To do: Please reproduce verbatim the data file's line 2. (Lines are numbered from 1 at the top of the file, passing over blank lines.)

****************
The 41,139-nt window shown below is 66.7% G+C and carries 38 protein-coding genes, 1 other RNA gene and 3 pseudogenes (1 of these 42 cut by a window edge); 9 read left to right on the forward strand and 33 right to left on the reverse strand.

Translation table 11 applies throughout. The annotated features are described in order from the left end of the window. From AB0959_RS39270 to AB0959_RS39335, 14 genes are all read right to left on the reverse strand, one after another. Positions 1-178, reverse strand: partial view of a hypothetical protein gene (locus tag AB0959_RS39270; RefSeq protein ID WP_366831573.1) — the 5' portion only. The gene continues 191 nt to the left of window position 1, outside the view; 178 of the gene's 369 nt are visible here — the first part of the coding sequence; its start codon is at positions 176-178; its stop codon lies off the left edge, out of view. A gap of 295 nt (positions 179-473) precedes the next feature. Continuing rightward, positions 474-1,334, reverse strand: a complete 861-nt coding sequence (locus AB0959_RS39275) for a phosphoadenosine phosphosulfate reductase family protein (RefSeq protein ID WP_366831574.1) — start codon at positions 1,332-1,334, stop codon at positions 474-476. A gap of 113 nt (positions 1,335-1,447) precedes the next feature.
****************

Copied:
Translation table 11 applies throughout. The annotated features are described in order from the left end of the window. From AB0959_RS39270 to AB0959_RS39335, 14 genes are all read right to left on the reverse strand, one after another. Positions 1-178, reverse strand: partial view of a hypothetical protein gene (locus tag AB0959_RS39270; RefSeq protein ID WP_366831573.1) — the 5' portion only. The gene continues 191 nt to the left of window position 1, outside the view; 178 of the gene's 369 nt are visible here — the first part of the coding sequence; its start codon is at positions 176-178; its stop codon lies off the left edge, out of view. A gap of 295 nt (positions 179-473) precedes the next feature. Continuing rightward, positions 474-1,334, reverse strand: a complete 861-nt coding sequence (locus AB0959_RS39275) for a phosphoadenosine phosphosulfate reductase family protein (RefSeq protein ID WP_366831574.1) — start codon at positions 1,332-1,334, stop codon at positions 474-476. A gap of 113 nt (positions 1,335-1,447) precedes the next feature.